|Sherrard et al. 2009 ||Interactive voice response (IVR): Developed an algorithm of 11 questions addressing medication compliance, reporting of adverse events, providing information on common medications, and offering general medication safety tips. The IVR system recorded patients’ voiced responses (yes or no) into a central database (N=164).|
|Bobrow et al. 2016 ||Personalized short messaging service text messages were sent to (1) information-only message (N=457) and (2) interactive message (N=458) group participants at weekly intervals, at a time and in a language selected by the participant. Messages focused on the techniques of goals and planning, repetition and substitution, social support, and natural consequences.|
|Marek et al. 2014 ||Medication-dispensing machine + nurse care coordination (every 2 weeks), preloaded with medications in reusable plastic cups. (N=150).|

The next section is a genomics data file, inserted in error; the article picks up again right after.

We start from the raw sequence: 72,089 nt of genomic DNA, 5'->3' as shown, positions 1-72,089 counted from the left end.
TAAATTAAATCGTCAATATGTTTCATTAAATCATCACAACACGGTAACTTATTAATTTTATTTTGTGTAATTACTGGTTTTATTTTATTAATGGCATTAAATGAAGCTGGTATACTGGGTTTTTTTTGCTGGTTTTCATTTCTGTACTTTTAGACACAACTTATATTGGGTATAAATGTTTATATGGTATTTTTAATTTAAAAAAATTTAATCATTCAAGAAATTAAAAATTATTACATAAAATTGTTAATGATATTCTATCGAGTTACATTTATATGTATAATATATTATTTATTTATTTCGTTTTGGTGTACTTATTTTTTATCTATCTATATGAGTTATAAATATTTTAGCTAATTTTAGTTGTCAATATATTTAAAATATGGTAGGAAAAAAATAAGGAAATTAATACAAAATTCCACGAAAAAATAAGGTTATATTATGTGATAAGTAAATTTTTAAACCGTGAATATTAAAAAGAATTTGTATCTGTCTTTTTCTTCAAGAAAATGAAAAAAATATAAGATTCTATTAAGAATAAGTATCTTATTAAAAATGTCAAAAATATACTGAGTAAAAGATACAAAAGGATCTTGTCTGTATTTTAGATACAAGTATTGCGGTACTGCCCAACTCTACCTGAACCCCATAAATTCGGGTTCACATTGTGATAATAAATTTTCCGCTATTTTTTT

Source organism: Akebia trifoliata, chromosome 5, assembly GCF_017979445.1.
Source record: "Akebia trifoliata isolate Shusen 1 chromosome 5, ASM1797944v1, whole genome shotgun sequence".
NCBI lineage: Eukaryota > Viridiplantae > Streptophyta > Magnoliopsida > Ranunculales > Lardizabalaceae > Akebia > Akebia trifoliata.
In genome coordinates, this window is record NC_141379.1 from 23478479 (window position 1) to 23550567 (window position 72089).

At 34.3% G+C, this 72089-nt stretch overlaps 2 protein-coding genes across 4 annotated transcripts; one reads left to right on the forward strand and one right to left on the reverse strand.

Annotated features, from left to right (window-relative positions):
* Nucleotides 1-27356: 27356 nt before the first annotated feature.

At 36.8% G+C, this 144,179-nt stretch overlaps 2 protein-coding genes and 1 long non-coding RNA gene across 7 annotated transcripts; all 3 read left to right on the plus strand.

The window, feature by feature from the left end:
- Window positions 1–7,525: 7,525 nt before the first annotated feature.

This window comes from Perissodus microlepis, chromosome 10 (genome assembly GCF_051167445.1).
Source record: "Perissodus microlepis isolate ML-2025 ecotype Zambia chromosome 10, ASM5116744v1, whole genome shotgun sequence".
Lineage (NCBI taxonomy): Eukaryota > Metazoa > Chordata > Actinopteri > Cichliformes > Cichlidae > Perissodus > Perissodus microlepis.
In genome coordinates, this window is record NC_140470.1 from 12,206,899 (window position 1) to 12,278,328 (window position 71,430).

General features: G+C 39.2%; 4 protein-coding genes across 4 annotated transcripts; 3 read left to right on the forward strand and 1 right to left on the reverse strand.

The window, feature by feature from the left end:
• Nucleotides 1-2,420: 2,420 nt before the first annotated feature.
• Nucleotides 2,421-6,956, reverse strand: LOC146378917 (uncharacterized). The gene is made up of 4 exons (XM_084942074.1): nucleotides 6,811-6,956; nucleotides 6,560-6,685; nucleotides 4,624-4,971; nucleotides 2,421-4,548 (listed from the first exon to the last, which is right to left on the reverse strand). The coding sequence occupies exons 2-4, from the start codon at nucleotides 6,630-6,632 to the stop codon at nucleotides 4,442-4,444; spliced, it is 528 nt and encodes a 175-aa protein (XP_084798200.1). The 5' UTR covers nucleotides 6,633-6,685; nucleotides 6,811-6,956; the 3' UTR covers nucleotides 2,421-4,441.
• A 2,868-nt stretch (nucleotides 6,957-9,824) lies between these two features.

|Volpp et al. 2017 ||Vitality GlowCaps: 4 electronic pill bottles used for cardiovascular medications (including β-blockers, statins, aspirin, antiplatelet agents), which electronically monitored openings. Transmitted information to health organizations (N=682).|
|Kim et al. 2016 ||Withings Blood Pressure Monitor with iPhone with apps: Provided portals and a dashboard to link with families, caregivers, and health care professionals. Equipped with an online disease management program featuring educational materials (N=52).|
|Rinfret et al. 2009 ||IT-supported program: Consisted of educational booklet, digital home blood pressure monitor, logbook, and access to a telephone-linked management program. The system collected self-recorded blood pressure and self-assessed adherence data and integrated these data with actual pharmacy medication refill. Able to generate reports (N=111).|